We love Christine Leech’s perfectly pomtastic Pombré Purse! Grab your yarn and get crafting with this step-by-step FREE tutorial!
What do you get if you mix pom poms with the ever-popular colour theme of ombré? The Pombré! This month I’ve covered a boring old clutch bag and given it a fun fluffy new lease on life. You do have to make quite a lot of pom poms for this project but they’re small, so they’re super quick to make. You can make them while watching TV in the evening or when you’re out relaxing in the garden – it’s a great stash-busting project.
The number of pom poms needed will be determined by the size of the bag you want to cover. The bag I’ve done here is roughly 12″ x 8″ (30 x 20cm) in size and I made 48 poms using a 5cm maker. If you don’t want to make so many pom poms then use a larger 7cm maker, but that will make your clutch quite bulky.
A flat envelope-style clutch bag (faux leather works best)
How to make a pom pom:
Take the maker and place the two halves together. Beginning on one side, wrap the yarn around the maker back and forth until that half is filled.
Repeat on the other half.
Close the maker and then cut through the wool around the edge till you can see the maker inside.
Take a length of wool and place it between the two halves of the maker, tie a knot and pull tight around the wool at the centre, wrap the wool back around the pom pom and tie a double knot.
Unclip the maker and remove the pom.
Don’t worry about trimming the pom pom too neatly as you will do that later.
I made roughly 4-6 pom poms in each colour of my ombré. Where each colour changed into the next on my ombré scale I made a transition pom pom. To do this I mixed the two different colours of yarn in one pom. Simply wind both colours of yarn around the maker at the same time. This gives a speckled effect.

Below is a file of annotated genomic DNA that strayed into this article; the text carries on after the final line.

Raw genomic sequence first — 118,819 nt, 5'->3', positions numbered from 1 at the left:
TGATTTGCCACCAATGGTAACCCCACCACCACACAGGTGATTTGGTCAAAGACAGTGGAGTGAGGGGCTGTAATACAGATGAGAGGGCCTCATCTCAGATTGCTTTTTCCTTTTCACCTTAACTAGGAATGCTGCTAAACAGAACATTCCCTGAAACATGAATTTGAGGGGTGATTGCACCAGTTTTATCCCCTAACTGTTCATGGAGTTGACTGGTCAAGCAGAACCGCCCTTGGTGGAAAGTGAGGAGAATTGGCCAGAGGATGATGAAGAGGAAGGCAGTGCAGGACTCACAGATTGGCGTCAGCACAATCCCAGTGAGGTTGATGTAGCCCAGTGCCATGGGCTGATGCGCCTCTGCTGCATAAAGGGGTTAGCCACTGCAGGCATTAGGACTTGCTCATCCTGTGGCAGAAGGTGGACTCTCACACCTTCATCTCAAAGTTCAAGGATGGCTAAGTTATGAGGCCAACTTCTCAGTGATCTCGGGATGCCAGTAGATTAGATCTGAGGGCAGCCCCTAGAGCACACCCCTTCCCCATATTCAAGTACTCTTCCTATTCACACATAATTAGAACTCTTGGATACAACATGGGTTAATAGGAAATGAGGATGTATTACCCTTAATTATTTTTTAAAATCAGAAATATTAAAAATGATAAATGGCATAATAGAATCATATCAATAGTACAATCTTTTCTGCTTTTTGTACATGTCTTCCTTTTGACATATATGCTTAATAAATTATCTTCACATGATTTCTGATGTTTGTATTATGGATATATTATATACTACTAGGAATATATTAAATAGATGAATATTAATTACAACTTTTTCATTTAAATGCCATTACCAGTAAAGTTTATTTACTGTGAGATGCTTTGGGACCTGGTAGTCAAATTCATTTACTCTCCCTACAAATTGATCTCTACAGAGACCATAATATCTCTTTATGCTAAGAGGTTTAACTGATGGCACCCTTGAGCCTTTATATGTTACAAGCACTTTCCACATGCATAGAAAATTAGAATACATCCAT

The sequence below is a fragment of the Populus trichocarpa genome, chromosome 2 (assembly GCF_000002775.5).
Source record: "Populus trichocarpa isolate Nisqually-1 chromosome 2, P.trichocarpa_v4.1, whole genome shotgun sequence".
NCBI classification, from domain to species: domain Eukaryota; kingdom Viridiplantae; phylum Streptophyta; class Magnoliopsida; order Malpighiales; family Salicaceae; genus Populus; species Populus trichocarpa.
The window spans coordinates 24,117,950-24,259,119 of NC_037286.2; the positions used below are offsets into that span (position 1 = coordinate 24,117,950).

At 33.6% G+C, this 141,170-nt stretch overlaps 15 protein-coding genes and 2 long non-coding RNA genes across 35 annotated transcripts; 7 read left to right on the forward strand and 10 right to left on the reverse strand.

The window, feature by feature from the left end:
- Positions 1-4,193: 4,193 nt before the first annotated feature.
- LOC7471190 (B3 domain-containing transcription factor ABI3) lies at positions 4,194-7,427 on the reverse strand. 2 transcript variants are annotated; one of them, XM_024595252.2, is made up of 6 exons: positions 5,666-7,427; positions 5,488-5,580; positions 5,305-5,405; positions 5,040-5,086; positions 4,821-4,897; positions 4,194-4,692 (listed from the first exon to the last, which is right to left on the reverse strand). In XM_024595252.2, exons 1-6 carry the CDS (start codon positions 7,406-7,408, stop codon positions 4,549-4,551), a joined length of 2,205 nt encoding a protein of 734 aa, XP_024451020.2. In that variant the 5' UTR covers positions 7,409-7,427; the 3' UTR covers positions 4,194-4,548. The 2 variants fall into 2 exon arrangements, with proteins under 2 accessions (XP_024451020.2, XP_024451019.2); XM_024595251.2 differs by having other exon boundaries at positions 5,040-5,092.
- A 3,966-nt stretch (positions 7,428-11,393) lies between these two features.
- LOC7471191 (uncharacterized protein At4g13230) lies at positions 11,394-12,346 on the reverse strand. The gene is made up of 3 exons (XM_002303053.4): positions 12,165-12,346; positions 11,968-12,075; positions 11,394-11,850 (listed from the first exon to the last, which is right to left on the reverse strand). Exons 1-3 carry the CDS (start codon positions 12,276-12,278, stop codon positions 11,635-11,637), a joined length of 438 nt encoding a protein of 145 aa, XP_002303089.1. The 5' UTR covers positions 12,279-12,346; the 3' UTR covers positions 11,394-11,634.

To construct the bag:
Lay all your pom poms out in the order you want to attach them to the bag, Trim the bottom of each one flat so it there is a flat area for the glue to fix firmly.
Using a glue gun and starting at the bottom left corner, glue a pom in place.
Glue the next one pretty close so there’s no space between the two. Repeat until you have filled the whole bottom row.
Work back and forth across the bag gradually changing the colour of the poms as you go.
Don’t worry about the rows being too neat, a little nibble here and there is nice.
When the bag front is completely covered, begin trimming. How much you trim is up to you. You could simply trim any extra long strands of wool, or trim quite firmly to get a flat top look.
If you have large dressmaking scissors, use these for the initial trim and then use smaller ones to tidy up individual strands later.
Explore more of Christine’s fabulous makes here, and don’t forget to share your projects with us in the Community!